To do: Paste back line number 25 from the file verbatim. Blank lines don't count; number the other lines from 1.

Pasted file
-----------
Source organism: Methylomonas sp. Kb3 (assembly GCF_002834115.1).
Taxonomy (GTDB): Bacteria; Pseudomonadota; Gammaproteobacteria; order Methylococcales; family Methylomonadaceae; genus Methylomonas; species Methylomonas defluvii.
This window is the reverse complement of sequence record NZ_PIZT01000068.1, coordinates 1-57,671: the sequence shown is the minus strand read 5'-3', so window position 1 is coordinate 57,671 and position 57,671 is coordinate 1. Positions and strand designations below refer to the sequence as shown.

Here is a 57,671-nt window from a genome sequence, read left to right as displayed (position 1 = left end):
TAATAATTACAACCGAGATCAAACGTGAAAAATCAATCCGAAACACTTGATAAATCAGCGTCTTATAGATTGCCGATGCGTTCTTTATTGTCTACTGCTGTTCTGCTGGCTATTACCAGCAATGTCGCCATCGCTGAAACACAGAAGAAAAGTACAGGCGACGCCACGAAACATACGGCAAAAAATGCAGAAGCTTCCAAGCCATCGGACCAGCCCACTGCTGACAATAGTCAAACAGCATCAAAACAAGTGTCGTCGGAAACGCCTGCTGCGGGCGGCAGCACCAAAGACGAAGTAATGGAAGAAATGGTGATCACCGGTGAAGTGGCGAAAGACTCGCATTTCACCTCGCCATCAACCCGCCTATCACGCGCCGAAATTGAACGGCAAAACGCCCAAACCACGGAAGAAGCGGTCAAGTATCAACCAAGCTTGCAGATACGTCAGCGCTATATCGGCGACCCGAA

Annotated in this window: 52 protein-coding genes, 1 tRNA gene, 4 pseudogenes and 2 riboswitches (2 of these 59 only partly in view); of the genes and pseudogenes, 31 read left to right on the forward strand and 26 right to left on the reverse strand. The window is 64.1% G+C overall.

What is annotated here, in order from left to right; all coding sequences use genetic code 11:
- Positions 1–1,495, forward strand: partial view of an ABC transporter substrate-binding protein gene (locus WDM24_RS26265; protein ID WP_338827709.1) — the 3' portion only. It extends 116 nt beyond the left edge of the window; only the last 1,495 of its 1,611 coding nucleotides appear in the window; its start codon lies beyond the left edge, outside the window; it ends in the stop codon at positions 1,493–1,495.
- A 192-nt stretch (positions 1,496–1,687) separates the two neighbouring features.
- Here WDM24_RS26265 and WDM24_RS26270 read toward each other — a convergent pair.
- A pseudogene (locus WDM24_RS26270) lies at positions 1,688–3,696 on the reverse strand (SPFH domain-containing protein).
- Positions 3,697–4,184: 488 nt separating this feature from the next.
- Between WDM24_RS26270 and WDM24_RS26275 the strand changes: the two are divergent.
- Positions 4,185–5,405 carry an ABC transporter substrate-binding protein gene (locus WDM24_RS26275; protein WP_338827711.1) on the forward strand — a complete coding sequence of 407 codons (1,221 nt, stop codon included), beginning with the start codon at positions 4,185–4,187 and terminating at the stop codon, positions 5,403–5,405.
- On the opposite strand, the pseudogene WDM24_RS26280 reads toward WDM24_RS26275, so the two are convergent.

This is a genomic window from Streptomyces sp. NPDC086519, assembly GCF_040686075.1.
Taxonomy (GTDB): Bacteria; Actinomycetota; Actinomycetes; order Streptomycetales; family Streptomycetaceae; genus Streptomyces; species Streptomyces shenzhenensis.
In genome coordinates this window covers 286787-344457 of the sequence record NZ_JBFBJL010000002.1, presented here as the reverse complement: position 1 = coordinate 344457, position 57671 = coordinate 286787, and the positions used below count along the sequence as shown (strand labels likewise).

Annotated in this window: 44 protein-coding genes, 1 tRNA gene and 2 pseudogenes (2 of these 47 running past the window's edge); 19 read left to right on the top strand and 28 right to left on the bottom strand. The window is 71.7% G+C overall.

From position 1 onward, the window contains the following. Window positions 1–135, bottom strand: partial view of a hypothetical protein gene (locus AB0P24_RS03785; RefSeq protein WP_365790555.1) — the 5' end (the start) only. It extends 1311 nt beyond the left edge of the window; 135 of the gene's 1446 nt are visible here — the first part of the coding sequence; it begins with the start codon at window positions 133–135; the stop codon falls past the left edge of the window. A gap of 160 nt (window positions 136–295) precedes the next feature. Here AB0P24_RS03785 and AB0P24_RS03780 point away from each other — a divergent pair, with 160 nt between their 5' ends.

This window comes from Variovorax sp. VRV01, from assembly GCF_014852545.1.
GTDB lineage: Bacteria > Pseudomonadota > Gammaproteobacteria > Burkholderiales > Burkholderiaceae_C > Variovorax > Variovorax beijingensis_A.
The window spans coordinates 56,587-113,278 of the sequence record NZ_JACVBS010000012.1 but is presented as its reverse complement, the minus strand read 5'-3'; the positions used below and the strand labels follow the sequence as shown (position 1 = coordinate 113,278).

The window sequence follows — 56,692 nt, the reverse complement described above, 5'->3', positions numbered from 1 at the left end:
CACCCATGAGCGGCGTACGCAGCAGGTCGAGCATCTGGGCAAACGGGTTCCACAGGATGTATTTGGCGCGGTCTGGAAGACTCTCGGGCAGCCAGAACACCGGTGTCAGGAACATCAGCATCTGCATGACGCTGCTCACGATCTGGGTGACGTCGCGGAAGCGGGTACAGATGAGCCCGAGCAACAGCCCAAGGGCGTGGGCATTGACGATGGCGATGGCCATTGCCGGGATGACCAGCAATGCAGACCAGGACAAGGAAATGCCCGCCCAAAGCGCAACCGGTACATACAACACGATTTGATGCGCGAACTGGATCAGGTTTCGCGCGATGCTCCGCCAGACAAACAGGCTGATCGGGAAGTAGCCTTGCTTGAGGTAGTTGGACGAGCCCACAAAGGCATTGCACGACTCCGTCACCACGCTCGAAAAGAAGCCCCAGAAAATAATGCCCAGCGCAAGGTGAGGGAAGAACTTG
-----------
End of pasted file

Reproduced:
CACCCATGAGCGGCGTACGCAGCAGGTCGAGCATCTGGGCAAACGGGTTCCACAGGATGTATTTGGCGCGGTCTGGAAGACTCTCGGGCAGCCAGAACACCGGTGTCAGGAACATCAGCATCTGCATGACGCTGCTCACGATCTGGGTGACGTCGCGGAAGCGGGTACAGATGAGCCCGAGCAACAGCCCAAGGGCGTGGGCATTGACGATGGCGATGGCCATTGCCGGGATGACCAGCAATGCAGACCAGGACAAGGAAATGCCCGCCCAAAGCGCAACCGGTACATACAACACGATTTGATGCGCGAACTGGATCAGGTTTCGCGCGATGCTCCGCCAGACAAACAGGCTGATCGGGAAGTAGCCTTGCTTGAGGTAGTTGGACGAGCCCACAAAGGCATTGCACGACTCCGTCACCACGCTCGAAAAGAAGCCCCAGAAAATAATGCCCAGCGCAAGGTGAGGGAAGAACTTG